hokomoko wrote:It's not that I think the current situation is wonderful and nothing needs to be changed, for instance the process of getting something contributed into the engine is terribly tedious at the moment since there's only one core dev left active, and he probably has better stuff to do than reviewing pull requests all day long. That's a subject for a different discussion though.
Yes, this topic is not about how things are organized currently. If you need commit access to github you will have to take that up with those who administer that.
tzaeru wrote:More seriously though, would there be a potential for big harm done if a system like this was tried?
If it's not actually used for anything it wouldn’t do any harm, if the merit status is used for something then we also have to make sure it's functioning as intended. It's probably possible to abuse/break the current implementation.
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smoth
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Re: Merit

Post by smoth » 05 Jun 2015, 19:32

To be fair on the bounty thing though, every year I donate to the server, if we don't need money for that, next year I plan on doing another bounty.
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gajop
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Re: Merit

Post by gajop » 05 Jun 2015, 20:55

I don't think linkedin style categories are feasible at all, even your current would turn to a maintenance hell after a few months.
I dont see it usable for measuring product/bounty deliverability on its own as its something that'll depend on many factors including the developer's inability to do proper project estimates.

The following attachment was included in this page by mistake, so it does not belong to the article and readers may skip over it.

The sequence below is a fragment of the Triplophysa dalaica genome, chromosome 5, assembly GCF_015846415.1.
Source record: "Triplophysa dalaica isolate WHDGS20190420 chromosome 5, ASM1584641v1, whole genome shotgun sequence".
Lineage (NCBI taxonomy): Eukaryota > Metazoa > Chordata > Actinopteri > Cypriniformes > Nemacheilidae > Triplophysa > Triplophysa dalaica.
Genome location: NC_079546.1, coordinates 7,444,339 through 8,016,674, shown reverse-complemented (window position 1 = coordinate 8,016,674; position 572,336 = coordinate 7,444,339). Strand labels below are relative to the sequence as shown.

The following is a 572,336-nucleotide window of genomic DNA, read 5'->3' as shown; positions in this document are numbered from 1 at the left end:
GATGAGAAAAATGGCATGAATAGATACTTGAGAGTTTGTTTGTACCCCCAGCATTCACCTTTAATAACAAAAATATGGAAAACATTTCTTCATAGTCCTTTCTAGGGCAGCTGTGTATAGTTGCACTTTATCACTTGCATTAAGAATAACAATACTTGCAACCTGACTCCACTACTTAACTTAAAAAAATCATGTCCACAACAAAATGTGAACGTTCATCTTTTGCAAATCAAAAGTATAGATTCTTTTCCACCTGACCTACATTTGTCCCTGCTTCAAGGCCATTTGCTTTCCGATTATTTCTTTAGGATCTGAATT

I think we should approach bounties with less formality and just use common sense and ad hoc reasoning, as it'll be very hard to create a system or rule set that we can strictly follow and get the desireable results.

Sorry, I know you worked a lot on this, but I don't think I can support this fundemantally, in the current form or any other that was discussed in this thread. I simple think the motivation behind it is a bit too weak/not something Spring needs. I might be wrong of course, but I'll stay out of this thread.
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hokomoko
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Re: Merit

Post by hokomoko » 06 Jun 2015, 02:09

Tim Blokdijk wrote:Oh great, perfect timing. What would you suggest? Is 6 months better? Or 3 months, 9 months? I just picked a year, it seemed a reasonable time for someone to demonstrate his or her capabilities and commitment. What do you think of the 25 posts (one post every two weeks)?
I know both are artificial measurements. Maybe just ask the user if they are capable and committed? As in a "Do you consider yourself capable and committed?" checkbox?
If I had a suggestion or an answer to your questions I would have written it. It seems you've understood my point here pretty well.
I'd be more likely to believe someone is capable and committed if they don't check that box than if they do :?
I think any measurement will be artificial, that's why I can't recommend any.
Tim Blokdijk wrote:I don't think oligarchy is the right way to characterise Spring as it stands. I also think that those that happen to control some aspect of Spring do not necessary wanted the responsibility but just had to do it as nobody else did it.
As far as I know, no one here was elected and everyone was either appointed by others or by themselves. If someone is the only one left to do a certain job, they were still appointed in the past, maybe to do something else, but the main point is that there is and was no democratic process.
Tim Blokdijk wrote:Debian's DD's chose a 'project leader' and this person then can chose members for a 'technical committee'. The TC makes the final decision with technical disputes. I personally think Debian's 'technical committee' is one of the better functioning body's in that project.